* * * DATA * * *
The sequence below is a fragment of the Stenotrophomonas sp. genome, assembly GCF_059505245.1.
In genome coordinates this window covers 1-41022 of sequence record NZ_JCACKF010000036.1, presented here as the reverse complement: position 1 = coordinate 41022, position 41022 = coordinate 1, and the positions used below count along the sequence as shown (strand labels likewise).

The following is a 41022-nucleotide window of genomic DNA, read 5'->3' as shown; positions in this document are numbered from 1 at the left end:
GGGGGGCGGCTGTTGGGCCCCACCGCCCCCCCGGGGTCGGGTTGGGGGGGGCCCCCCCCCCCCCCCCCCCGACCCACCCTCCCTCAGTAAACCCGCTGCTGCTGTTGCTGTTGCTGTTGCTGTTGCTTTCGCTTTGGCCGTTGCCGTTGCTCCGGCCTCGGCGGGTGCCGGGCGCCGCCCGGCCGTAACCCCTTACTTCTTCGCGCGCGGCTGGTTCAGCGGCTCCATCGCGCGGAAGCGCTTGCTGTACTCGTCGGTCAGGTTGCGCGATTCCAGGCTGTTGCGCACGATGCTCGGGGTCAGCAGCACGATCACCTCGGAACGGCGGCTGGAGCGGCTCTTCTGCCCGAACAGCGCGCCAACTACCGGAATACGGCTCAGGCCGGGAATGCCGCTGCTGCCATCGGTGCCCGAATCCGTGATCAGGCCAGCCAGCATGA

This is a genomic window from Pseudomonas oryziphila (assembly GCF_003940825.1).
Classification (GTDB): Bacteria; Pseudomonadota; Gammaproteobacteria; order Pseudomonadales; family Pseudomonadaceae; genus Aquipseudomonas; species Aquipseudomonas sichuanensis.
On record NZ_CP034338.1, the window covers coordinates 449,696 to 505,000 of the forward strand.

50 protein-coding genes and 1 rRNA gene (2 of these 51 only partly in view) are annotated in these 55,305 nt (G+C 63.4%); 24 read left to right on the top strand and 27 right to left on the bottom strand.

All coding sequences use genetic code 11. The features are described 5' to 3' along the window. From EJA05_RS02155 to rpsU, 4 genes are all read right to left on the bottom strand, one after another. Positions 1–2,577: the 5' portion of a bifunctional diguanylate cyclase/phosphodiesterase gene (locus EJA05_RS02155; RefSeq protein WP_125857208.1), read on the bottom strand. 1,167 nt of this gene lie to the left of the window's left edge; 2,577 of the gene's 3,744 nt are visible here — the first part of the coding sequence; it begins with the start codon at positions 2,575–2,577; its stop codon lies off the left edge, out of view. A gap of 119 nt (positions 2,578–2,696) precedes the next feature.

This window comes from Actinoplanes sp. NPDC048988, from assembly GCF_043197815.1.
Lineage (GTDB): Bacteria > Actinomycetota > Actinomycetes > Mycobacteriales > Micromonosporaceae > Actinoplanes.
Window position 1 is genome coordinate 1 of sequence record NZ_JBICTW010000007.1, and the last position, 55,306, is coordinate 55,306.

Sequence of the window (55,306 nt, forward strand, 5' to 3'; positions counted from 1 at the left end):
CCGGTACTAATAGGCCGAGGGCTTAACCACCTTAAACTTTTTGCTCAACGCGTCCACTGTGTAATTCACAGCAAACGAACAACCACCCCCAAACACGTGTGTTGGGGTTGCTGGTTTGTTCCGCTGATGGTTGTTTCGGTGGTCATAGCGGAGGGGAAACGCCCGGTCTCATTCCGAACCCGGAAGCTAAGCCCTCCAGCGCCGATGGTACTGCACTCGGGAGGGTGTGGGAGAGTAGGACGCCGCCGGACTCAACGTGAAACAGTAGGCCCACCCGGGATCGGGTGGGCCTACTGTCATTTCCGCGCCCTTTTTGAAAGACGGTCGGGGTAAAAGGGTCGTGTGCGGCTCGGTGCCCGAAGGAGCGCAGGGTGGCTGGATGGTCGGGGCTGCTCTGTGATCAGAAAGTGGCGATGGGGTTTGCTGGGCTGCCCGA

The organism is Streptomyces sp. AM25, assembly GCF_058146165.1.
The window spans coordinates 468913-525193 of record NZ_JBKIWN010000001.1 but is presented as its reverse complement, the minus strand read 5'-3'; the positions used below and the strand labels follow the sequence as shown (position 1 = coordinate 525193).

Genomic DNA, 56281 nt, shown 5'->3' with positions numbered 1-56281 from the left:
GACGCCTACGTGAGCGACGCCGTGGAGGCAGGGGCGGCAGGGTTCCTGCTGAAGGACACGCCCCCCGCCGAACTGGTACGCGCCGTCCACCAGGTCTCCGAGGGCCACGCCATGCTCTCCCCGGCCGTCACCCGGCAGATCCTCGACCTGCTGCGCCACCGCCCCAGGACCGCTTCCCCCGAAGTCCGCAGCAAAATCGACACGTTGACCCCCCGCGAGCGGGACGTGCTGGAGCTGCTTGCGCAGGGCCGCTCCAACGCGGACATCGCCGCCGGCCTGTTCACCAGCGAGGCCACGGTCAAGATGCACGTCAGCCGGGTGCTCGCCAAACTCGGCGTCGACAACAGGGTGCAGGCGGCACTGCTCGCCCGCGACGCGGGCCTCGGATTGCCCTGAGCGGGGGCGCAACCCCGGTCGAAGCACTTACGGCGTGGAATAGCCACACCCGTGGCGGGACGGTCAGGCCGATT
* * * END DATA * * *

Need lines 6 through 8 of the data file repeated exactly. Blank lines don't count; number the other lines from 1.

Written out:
Classification (GTDB): Bacteria; Pseudomonadota; Gammaproteobacteria; order Pseudomonadales; family Pseudomonadaceae; genus Aquipseudomonas; species Aquipseudomonas sichuanensis.
On record NZ_CP034338.1, the window covers coordinates 449,696 to 505,000 of the forward strand.

50 protein-coding genes and 1 rRNA gene (2 of these 51 only partly in view) are annotated in these 55,305 nt (G+C 63.4%); 24 read left to right on the top strand and 27 right to left on the bottom strand.